Professional cyclists poured into Beijing in October for the inaugural Tour de Beijing bike race. There was the usual clamor about Beijing’s infamously soupy air, but that was not the athlete’s only health-related concern. The event organizers also quietly advised visiting cyclists to stick with vegetarian options during their stay in the Middle Kingdom.
Despite government claims to the contrary, tainted food and beverages have remained an almost constant risk in China. Far too often, the annoyance swells into catastrophe as consumers, often children, are poisoned or killed by contaminated products.
Yet you do not have to live in China to be affected by the country’s lax enforcement of food safety standards. Chinese food exports are projected to rise 400% between 2010 and 2020. Much of the increase will be in labor-intensive categories like seafood, of which China is now the world’s largest producer and exporter.
As shipments soar, import markets like the EU and US will find themselves severely short of the resources needed to check Chinese food. Since 2005, the US Food & Drug Administration has only has the capacity to inspect about 1.5% of Chinese imports.
Hard to swallow
Thankfully, the private sector has to some extent filled the gaps left by the official inspection process. Concerns over food quality have helped to spawn a cottage industry of capable specialists who audit Chinese farms and factories for overseas buyers. These specialists also help Chinese food processing firms obtain international quality certifications, such as the ISO 22000.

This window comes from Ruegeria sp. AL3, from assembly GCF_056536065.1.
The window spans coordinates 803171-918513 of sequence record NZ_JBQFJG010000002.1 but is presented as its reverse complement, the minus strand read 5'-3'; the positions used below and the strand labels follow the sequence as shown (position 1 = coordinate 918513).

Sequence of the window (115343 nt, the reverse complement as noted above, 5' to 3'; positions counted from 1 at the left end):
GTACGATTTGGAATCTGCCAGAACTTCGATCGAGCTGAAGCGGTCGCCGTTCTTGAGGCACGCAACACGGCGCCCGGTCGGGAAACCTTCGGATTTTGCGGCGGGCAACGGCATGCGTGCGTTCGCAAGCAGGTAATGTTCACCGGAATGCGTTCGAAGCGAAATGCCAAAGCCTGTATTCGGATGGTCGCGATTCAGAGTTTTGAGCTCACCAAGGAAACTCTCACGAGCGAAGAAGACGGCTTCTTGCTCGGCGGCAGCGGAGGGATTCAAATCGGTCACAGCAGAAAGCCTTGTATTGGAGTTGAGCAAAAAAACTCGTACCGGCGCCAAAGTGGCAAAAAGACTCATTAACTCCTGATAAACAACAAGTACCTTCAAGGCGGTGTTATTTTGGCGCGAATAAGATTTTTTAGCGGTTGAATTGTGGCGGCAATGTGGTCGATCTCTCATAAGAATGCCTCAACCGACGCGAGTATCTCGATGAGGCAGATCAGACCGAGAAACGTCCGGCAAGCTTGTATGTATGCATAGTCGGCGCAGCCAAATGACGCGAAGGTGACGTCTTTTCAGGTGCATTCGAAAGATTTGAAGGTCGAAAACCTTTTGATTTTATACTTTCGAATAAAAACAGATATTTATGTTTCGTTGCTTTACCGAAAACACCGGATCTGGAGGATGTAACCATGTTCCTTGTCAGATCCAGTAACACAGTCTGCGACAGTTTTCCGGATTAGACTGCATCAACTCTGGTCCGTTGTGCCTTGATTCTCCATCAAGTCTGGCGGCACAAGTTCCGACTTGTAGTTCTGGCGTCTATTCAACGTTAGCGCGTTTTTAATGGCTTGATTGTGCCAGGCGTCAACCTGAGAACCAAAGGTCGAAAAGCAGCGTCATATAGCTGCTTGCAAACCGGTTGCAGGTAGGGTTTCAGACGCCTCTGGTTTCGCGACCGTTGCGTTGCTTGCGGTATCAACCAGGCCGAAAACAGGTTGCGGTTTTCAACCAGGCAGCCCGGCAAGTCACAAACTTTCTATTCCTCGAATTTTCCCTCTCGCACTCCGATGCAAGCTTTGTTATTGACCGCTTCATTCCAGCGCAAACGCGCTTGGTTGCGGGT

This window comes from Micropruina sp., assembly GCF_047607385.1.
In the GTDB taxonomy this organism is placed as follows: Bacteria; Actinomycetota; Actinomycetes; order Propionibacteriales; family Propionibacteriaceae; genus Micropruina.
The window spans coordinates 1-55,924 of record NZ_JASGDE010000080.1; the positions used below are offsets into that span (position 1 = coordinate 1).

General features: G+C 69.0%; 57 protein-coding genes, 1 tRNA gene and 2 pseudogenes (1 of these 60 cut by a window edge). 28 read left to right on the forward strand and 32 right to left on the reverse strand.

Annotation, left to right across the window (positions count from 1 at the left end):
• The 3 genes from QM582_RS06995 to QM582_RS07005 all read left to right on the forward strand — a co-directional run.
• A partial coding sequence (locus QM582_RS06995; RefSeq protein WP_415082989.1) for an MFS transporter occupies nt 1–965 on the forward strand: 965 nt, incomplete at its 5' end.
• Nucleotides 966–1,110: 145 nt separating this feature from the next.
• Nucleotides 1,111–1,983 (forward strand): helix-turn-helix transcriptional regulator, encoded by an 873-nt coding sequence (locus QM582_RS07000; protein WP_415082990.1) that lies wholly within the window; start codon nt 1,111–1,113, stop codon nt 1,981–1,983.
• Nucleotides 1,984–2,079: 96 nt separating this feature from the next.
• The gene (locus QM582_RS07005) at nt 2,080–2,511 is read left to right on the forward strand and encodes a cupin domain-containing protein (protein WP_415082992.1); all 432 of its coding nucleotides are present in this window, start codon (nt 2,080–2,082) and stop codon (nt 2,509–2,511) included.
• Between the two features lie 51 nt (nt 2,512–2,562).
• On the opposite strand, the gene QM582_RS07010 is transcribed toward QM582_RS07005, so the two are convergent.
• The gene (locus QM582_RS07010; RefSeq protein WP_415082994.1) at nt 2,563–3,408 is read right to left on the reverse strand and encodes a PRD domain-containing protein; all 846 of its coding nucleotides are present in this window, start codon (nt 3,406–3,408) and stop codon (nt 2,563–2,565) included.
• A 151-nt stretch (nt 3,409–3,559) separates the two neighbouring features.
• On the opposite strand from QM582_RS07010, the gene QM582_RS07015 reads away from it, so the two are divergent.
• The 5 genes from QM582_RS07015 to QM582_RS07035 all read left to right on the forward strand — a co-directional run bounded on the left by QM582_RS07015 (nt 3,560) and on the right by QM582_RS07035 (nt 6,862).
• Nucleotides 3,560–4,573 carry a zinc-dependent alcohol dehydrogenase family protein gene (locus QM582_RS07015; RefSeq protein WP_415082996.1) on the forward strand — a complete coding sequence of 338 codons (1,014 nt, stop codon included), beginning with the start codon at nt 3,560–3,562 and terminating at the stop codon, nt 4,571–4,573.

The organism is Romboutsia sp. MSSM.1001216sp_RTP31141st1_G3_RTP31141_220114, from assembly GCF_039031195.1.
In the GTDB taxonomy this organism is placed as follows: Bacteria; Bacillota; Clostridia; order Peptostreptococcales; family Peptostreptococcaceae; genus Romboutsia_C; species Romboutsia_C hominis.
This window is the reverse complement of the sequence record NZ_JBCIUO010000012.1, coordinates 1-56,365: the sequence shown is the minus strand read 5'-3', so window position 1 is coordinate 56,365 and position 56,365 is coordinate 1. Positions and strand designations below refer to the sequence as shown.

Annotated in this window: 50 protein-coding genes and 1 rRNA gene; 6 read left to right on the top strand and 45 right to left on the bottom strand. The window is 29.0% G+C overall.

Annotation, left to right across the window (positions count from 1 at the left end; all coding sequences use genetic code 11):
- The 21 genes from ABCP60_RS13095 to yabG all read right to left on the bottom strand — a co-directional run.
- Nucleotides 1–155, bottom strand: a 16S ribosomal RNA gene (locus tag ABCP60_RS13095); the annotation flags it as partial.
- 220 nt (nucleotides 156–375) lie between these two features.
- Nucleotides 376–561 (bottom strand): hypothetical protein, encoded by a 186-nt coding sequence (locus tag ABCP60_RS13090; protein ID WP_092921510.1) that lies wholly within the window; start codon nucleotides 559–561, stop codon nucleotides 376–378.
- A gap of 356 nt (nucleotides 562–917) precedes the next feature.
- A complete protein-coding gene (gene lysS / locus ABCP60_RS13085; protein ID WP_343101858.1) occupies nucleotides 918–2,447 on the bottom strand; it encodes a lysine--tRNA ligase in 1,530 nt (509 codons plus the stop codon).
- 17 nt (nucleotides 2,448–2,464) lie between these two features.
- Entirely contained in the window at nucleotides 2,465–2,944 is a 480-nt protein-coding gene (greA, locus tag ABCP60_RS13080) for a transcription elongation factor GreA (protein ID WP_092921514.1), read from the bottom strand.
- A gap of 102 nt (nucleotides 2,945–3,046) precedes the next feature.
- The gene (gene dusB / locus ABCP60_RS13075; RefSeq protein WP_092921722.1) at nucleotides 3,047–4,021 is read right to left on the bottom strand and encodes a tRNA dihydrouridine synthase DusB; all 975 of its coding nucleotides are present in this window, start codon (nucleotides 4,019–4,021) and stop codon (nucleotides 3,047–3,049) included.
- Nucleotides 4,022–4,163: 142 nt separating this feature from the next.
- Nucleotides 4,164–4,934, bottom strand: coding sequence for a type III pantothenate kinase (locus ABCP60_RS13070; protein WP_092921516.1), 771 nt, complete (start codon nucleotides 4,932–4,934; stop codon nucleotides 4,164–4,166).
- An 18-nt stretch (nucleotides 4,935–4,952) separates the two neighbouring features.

According to Kevin Tilstone, the CEO of KTech Food Consultancy, scandals have encouraged Chinese food safety authorities, such as the China Inspection Quarantine, to step up factory inspections of firms that ship food overseas. Yet the absence of training for food safety professionals remains a problem.
“China’s education system is lacking in practical aspects. You do a three-year master’s in food safety, but the first two are largely spent learning English,” said Tilstone, who holds a degree in food science from Britain’s Humbershire University. “In the last few years food safety has developed, but not to UK standards.”
Corruption poses another major problem to the system. Many violations continue to stem from food safety and quality certifications being forged or obtained on false information, Tilstone said.
Perhaps as a result, foreign retailers in China often complain that they face far stricter regulations than their local counterparts. According to a senior executive at a major European big-box retail chain in China, “Our suppliers are checked. Stores are checked and sterilized, yet we get far more attention than some of the local supermarkets, many of which are part-owned by the local government.”
To avoid being named and shamed on food safety issues, foreign companies must manage relations on a provincial level, the retail executive added. “We have put a lot of effort and resources into government relations, so we will get a heads up from local authorities if anything’s wrong,” the retailer said.
A Beijing-based importer of Mediterranean food and coffee products for local processing and sale described the extreme measures he takes to secure a vital “S” mark on his packets, which denotes that the product has met Chinese safety standards.